by David Bromwich
Will the summer of 2010 be remembered as the time when we turned into a nation of sleepwalkers? We have heard reports of the intrusion of the state into everyday life, and of miscarriages of American power abroad. The reports made a stir, but as suddenly as they came they were gone. The last two weeks of July saw two such stories on almost successive days.
First there was “Top Secret America,” the three-part Washington Post report by Dana Priest and William M. Arkin on the hyperextension of private contracts, government buildings, and tax-funded expenditures in the secret surveillance economy. Since 2001, the new industries of data mining and analysis have yielded close to a million top secret clearances for Americans to spy on other Americans. Then at the end of July came the release of 90,000 documents by Wikileaks, as reported and linked by the New York Times, which revealed among other facts the futility of American “building” efforts in Afghanistan. We are making no headway there, in the face of the unending American killing of civilians; meanwhile, American taxes go to support a Pakistani intelligence service that channels the money to terrorists who kill American soldiers: a treadmill of violence. Both findings the mainstream media brought forward as legitimate stories, or advanced as raw materials of a story yet to be told more fully. This was an improvement on the practice of reporting stories spoon-fed to reporters by the government and “checked” by unnamed sources also in government. Yet, as has happened in many cases in the mass media after 2001 — one thinks of David Barstow’s story on the “war experts” coached by the Pentagon and hired by the networks — the stories on secret surveillance and the Afghanistan documents were printed and let go: no follow-up either in the media or in Congress.
We seem to have entered a moral limbo where political judgment is suspended and public opinion cannot catch its breath.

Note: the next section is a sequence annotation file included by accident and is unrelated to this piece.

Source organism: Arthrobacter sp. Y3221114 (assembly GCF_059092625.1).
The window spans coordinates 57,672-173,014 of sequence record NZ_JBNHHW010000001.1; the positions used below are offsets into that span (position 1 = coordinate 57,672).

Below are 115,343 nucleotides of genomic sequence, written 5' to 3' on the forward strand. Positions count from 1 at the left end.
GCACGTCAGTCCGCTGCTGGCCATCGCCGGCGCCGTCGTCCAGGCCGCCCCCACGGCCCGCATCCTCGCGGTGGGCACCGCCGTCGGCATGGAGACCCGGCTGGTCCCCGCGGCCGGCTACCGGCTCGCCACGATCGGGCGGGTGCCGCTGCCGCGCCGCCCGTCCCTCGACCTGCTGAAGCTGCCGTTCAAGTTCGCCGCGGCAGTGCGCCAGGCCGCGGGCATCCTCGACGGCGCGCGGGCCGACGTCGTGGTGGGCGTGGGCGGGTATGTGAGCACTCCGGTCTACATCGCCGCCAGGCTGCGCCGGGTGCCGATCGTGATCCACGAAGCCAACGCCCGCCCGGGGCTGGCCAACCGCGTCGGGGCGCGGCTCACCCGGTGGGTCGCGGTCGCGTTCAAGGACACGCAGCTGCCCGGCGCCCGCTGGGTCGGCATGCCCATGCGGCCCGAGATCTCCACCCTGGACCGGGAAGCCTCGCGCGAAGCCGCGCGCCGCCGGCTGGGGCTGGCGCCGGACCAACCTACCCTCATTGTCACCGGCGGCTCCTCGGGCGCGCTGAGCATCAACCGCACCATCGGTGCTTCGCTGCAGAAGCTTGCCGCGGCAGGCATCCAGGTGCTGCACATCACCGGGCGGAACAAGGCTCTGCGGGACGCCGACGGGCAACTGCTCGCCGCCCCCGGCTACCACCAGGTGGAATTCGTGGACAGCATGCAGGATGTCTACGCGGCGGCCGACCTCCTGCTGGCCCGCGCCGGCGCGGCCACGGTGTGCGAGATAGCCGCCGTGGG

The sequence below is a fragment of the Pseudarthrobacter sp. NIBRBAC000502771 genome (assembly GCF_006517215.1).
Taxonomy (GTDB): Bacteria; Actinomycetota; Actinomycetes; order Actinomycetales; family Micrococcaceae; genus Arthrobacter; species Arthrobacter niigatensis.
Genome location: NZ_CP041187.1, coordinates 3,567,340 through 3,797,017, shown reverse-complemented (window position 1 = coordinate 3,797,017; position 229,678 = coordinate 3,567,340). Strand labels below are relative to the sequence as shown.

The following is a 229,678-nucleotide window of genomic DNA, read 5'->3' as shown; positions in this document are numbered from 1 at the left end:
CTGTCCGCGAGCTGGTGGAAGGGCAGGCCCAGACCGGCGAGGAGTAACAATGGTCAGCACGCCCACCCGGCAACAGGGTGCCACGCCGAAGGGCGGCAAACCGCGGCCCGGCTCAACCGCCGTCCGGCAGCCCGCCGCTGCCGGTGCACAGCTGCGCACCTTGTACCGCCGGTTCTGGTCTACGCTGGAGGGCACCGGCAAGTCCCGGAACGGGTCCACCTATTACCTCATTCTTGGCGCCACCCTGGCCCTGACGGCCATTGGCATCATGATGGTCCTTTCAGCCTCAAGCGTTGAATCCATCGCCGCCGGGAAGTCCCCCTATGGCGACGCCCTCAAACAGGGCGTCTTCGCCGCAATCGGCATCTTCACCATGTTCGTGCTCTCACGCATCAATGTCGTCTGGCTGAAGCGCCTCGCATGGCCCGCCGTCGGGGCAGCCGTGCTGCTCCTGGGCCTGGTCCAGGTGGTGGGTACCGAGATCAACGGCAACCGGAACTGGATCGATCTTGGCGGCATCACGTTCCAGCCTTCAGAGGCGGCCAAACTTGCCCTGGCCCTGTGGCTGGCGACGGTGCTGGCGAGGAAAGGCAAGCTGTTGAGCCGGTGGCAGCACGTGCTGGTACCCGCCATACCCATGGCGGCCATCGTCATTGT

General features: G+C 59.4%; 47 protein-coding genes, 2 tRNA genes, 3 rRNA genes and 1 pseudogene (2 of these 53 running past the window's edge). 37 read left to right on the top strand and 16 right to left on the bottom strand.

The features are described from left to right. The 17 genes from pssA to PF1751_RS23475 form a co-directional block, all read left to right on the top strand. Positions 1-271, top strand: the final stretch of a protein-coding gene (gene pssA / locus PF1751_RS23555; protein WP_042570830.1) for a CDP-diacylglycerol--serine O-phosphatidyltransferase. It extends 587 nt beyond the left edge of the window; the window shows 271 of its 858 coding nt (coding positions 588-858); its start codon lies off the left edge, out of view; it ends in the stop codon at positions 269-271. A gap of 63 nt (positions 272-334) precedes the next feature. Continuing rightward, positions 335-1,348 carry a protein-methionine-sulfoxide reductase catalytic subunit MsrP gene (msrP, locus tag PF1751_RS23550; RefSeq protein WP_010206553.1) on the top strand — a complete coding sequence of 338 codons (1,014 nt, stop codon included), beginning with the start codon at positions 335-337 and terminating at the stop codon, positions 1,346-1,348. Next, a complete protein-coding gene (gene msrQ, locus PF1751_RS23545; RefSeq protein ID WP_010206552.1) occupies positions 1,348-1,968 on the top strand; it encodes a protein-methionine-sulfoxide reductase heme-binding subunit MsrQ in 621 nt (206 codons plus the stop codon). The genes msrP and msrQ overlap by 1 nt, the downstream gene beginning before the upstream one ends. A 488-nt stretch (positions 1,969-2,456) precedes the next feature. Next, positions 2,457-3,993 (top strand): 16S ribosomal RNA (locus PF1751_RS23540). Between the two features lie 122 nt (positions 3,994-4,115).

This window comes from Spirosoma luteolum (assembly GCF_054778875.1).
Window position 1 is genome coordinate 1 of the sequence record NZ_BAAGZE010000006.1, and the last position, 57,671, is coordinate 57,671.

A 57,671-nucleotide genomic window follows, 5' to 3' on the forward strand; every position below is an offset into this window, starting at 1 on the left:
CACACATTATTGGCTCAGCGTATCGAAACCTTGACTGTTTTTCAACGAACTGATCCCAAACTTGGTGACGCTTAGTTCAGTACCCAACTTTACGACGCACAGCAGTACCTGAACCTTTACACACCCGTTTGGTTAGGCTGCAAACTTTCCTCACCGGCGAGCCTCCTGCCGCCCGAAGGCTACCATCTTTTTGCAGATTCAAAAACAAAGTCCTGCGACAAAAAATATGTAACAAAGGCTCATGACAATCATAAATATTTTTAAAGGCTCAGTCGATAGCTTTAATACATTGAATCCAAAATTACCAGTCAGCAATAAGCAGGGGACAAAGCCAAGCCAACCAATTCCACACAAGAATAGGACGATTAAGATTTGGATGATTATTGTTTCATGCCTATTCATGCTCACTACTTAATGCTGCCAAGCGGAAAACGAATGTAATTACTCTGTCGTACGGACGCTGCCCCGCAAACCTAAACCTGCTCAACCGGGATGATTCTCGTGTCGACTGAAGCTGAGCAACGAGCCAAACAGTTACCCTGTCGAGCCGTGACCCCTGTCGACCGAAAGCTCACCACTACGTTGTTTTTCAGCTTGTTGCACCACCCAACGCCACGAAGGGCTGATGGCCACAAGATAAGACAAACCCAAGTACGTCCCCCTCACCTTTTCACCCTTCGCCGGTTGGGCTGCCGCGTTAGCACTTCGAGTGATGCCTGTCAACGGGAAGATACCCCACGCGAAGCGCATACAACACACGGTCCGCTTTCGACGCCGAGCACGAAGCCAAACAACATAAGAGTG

Continue reading “One More War, Please”
In this clip, the host isn’t particularly well-informed about Afghanistan and some of his comments are plain silly. But some of Wilkerson’s commentary is interesting. As Gareth Porter has repeatedly pointed out, the war is rooted in domestic political consdierations. It has nothing to do with US strategic interests, Leftist conspiracy theories notwithstanding (which for some reason excuse the war’s present architects to always focus on Zbigniew Brzezinski, a man who has been advising against occupying Afghanistan for 9 years).
Lawrence Wilkerson: Overall objectives and basic strategy in Afghanistan are wrong – it’s time to leave.
Continue reading “McChrystal’s ‘counter-terrorism’ without McChrystal”
“The Deltas are psychos… You have to be a certified psychopath to join the Delta Force…”, a US Army colonel from Fort Bragg once told me back in the 1980s. Now President Obama has elevated the most notorious of the psychopaths, General Stanley McChrystal, to head the US and NATO military command in Afghanistan. McChrystal’s rise to leadership is marked by his central role in directing special operations teams engaged in extrajudicial assassinations, systematic torture, bombing of civilian communities and search and destroy missions. He is the very embodiment of the brutality and gore that accompanies military-driven empire building. Between September 2003 and August 2008, McChrystal directed the Pentagon’s Joint Special Operations (JSO) Command which operates special teams in overseas assassinations.
The point of the ‘Special Operations’ teams (SOT) is that they do not distinguish between civilian and military oppositions, between activists and their sympathizers and the armed resistance. The SOT specialize in establishing death squads and recruiting and training paramilitary forces to terrorize communities, neighborhoods and social movements opposing US client regimes. The SOT’s ‘counter-terrorism’ is terrorism in reverse, focusing on socio-political groups between US proxies and the armed resistance.
Continue reading “Obama’s Animal Farm: Bigger, Bloodier Wars Equal Peace and Justice – James Petras”